In an essay in tomorrow’s FT, I argue that ongoing oil market turmoil ought to remind us that energy policy shouldn’t just be about long-term strategy; short-term dynamics matter too. Most advocates have responded to the current situation with predictable calls to expand supply, curb demand, or develop alternatives, but none of these will do much in the next decade. The world also needs serious crisis management plans. The essay focuses on three elements: strategic reserve strategy; coordination of emergency measures with emerging markets (particularly China); and, more speculatively, possible curbs on market speculation during times of extraordinary geopolitical stress. Read more »
The Obama administration budget request for FY2012 is out. The contrast with the House Republican alternative is stark. Nowhere is this more clear than in funding for international climate change activities, where the administration has scaled back its request modestly from its FY2011 submission (but is still asking for considerably more than was appropriated for FY2010), while the House Republican proposal envisions eliminating almost all U.S. spending. Read more »
The energy blogosphere is in a tizzy over a series of Wikileaks cables that entertain the possibility that world is heading toward peak oil. The FT’s Energy Source goes with the headline “US fears Saudi Arabia cannot keep up with oil demand”, Fast Company settles on “WikiLeaks May Have Just Confirmed That Peak Oil Is Imminent”, and Joe Romm goes all in with “WikiLeaks peak oil bombshell: Saudi Arabian reserves overstated by 40%, global production plateau imminent”. I don’t know about you, but I’m buying gold and stocking up on tinned meats as soon as I finish writing this post. Read more »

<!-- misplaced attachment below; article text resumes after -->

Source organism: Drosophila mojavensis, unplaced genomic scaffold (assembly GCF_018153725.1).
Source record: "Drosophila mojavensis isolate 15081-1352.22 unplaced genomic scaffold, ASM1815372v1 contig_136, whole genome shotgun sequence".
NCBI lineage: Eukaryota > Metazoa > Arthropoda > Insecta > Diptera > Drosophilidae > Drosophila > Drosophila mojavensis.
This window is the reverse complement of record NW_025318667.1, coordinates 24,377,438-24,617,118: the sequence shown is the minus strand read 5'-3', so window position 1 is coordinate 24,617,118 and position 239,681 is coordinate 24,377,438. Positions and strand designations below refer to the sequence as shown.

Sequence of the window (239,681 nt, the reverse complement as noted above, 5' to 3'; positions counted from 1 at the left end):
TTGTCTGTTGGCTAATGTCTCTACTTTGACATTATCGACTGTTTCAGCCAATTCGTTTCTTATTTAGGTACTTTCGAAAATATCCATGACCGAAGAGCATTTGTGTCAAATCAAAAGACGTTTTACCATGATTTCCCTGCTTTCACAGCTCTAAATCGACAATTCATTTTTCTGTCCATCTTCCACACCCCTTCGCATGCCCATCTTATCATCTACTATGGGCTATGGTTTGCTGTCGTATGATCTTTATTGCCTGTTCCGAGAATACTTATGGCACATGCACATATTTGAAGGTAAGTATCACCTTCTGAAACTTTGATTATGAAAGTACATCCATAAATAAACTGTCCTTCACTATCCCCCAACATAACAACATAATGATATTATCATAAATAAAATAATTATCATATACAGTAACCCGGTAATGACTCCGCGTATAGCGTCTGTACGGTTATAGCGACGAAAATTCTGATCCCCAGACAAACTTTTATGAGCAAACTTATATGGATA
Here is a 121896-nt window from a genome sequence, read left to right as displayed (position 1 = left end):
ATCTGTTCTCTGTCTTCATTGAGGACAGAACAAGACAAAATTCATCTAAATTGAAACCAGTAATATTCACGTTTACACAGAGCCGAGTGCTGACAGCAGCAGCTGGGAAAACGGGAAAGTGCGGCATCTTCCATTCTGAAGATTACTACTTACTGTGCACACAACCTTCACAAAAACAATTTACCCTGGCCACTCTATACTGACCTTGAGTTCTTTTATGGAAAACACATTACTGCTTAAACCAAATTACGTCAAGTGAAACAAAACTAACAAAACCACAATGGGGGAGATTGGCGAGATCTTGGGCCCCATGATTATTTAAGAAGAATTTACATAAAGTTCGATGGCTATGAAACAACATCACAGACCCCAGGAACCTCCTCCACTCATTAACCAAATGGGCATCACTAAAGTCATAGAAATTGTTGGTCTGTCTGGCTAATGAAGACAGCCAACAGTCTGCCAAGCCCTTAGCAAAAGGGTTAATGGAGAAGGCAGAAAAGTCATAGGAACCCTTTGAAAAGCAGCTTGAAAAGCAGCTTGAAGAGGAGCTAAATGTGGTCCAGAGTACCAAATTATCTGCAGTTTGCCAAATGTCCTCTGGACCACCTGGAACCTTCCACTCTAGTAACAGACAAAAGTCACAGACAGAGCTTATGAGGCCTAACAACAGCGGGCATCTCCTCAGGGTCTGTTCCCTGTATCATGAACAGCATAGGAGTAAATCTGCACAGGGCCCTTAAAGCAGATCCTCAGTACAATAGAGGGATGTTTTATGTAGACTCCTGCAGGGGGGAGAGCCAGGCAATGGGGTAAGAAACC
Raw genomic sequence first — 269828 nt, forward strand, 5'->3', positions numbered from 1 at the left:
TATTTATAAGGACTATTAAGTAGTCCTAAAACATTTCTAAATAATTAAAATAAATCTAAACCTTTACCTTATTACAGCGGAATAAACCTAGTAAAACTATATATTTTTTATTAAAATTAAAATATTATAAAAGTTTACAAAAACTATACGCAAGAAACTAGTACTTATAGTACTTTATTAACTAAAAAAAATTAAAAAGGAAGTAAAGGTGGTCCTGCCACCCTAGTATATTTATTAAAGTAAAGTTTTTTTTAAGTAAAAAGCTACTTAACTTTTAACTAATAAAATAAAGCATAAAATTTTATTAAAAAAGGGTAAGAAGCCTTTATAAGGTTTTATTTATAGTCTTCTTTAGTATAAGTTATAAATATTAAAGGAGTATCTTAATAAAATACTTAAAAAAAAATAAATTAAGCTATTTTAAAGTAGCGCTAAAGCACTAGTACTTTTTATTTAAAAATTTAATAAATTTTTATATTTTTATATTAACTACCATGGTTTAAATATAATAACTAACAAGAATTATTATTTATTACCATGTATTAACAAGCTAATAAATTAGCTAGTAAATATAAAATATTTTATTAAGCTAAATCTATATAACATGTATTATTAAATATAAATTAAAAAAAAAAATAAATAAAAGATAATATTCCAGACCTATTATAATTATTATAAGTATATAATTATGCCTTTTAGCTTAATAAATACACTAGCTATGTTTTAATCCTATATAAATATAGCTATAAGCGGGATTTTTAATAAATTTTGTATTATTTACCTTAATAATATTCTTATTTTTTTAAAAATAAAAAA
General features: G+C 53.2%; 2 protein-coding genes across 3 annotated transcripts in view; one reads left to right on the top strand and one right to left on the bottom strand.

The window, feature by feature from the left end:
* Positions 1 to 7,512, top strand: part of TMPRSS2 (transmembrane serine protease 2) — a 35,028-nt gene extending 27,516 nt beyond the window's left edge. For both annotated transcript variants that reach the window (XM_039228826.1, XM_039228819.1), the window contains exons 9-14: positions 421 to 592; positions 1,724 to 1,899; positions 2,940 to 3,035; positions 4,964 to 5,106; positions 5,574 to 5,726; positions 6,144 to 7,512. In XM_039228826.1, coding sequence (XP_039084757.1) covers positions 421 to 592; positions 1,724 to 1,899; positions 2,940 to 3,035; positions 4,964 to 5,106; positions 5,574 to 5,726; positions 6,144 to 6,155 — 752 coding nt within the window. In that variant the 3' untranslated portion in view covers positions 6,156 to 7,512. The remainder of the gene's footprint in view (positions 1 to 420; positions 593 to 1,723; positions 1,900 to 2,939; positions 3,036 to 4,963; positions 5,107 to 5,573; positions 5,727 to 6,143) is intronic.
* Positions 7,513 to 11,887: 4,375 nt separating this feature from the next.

A casual glance at the last few decades of history suggests that oil exporting states (Iraq, Venezuela, Iran, etc) have an unfortunate habit of getting involved in international conflict. A fascinating new paper in the journal International Organization (subscription required) takes a careful look at this phenomenon and asks a simple question: what exactly do we know about when and why oil producing states go to war? Read more »
For many people, innovation is pretty much synonymous with technology. But when it comes to dealing with our energy and climate problems, we’re going to need innovation on other fronts. In particular, we’re going to need new business models that fit with clean energy. One key part of that that I keep coming back to in my thinking is finance. Read more »
Energy, Security, and Climate examines policy challenges surrounding energy, security, and climate change.